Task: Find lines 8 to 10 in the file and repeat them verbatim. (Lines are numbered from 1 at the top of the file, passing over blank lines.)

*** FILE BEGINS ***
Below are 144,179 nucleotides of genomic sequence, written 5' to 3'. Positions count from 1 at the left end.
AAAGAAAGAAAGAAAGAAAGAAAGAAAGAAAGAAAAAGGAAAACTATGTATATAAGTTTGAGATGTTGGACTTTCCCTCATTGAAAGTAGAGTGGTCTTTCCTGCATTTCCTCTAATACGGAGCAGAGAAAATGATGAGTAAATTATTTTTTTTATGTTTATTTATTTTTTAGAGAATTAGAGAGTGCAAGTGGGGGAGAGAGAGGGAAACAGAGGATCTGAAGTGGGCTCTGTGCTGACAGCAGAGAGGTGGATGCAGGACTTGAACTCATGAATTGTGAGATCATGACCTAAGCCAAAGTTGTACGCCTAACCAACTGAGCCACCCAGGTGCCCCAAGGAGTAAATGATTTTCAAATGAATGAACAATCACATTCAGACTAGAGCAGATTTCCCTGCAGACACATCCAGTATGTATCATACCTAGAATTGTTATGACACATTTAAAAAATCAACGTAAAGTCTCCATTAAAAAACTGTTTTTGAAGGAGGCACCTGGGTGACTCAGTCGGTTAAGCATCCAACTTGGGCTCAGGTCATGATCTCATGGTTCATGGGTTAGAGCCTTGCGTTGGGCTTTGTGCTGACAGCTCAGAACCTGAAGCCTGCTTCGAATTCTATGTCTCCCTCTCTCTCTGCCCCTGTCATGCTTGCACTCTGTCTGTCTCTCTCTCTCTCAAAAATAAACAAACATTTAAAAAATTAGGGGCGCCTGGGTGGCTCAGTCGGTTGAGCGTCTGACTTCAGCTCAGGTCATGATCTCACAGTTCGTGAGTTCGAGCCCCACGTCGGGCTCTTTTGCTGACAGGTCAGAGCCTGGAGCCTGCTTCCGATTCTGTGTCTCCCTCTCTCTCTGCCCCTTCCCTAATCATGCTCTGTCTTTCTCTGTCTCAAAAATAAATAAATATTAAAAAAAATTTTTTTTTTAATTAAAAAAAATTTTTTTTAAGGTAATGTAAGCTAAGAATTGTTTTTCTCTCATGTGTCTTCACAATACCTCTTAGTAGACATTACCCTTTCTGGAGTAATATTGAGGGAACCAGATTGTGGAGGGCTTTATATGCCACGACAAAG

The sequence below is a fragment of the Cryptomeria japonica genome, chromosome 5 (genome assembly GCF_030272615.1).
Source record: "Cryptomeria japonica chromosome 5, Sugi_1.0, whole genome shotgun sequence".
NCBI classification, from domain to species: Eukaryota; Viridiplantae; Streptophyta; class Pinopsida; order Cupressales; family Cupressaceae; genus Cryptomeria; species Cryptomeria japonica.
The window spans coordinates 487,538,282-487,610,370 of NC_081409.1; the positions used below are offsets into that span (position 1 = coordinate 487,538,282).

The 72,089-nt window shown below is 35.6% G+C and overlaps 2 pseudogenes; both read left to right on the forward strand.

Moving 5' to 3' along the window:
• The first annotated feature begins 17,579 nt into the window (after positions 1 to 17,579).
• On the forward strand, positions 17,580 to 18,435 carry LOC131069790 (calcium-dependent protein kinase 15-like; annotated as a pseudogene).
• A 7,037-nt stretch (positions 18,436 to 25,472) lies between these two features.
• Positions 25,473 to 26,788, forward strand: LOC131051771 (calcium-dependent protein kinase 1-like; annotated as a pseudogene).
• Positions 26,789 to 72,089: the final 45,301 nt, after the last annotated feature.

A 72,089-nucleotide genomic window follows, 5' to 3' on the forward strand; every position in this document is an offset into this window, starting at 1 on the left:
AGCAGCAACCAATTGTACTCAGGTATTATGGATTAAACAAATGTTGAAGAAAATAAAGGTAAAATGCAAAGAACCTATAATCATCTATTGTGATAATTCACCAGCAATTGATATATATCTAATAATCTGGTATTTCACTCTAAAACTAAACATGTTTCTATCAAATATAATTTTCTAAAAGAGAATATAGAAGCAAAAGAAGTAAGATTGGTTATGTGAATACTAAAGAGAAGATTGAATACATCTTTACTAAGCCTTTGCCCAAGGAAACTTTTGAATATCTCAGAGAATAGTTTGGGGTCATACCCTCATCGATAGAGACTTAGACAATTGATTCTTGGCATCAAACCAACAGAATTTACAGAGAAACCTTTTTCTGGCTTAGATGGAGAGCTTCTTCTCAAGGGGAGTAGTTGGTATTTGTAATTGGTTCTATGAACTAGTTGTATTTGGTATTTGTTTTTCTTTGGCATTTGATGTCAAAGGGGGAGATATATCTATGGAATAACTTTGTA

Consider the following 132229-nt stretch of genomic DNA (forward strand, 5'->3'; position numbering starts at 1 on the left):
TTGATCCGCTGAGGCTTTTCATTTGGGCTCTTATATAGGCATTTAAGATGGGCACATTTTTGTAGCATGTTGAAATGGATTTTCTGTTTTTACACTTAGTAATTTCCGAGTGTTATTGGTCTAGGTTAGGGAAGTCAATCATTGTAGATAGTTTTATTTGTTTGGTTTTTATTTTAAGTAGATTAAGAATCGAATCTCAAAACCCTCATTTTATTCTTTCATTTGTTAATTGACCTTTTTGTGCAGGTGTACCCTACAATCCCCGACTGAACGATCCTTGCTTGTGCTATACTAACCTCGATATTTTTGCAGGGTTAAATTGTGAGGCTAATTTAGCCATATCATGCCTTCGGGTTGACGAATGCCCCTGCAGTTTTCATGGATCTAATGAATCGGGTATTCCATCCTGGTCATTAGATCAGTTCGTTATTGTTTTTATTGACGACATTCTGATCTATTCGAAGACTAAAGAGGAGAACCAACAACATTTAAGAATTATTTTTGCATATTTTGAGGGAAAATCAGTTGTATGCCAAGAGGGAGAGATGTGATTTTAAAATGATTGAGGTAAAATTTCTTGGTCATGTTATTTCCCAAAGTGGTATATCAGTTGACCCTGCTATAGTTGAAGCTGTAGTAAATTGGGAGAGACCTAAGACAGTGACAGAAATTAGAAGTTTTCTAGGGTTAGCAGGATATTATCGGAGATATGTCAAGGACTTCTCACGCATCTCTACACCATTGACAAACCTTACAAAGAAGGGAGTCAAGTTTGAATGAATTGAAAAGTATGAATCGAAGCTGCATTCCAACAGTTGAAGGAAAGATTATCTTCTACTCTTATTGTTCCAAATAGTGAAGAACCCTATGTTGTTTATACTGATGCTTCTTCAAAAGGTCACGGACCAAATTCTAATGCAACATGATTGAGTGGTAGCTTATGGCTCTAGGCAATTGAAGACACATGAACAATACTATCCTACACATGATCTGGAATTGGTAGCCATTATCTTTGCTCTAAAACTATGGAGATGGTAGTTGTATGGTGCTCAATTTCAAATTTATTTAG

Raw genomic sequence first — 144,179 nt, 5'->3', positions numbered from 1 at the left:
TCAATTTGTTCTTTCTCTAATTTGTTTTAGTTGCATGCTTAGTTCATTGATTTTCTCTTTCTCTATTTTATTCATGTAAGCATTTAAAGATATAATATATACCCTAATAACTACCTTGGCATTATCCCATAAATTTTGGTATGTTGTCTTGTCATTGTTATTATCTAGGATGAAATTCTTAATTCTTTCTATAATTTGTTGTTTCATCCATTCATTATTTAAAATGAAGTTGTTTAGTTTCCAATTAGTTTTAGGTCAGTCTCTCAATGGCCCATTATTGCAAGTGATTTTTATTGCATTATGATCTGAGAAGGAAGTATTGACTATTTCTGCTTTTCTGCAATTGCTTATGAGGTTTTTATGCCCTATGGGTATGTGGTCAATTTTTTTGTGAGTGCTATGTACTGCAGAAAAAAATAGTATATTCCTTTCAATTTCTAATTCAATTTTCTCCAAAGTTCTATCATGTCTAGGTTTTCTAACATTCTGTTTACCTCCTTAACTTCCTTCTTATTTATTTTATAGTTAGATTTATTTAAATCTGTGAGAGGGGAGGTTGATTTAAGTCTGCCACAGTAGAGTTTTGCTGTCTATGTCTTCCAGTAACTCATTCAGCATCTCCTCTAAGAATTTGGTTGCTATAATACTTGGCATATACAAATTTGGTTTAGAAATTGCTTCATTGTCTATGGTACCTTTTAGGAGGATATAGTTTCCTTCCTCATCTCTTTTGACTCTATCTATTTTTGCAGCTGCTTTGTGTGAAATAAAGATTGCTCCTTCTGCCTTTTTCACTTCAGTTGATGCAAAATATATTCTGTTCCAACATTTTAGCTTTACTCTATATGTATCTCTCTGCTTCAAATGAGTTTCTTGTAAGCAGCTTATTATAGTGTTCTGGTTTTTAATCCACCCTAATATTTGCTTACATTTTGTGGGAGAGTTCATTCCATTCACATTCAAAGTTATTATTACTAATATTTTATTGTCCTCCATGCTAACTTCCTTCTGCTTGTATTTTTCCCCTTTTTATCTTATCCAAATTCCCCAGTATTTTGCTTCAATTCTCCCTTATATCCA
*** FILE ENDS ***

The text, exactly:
Moving 5' to 3' along the window:
• The first annotated feature begins 17,579 nt into the window (after positions 1 to 17,579).
• On the forward strand, positions 17,580 to 18,435 carry LOC131069790 (calcium-dependent protein kinase 15-like; annotated as a pseudogene).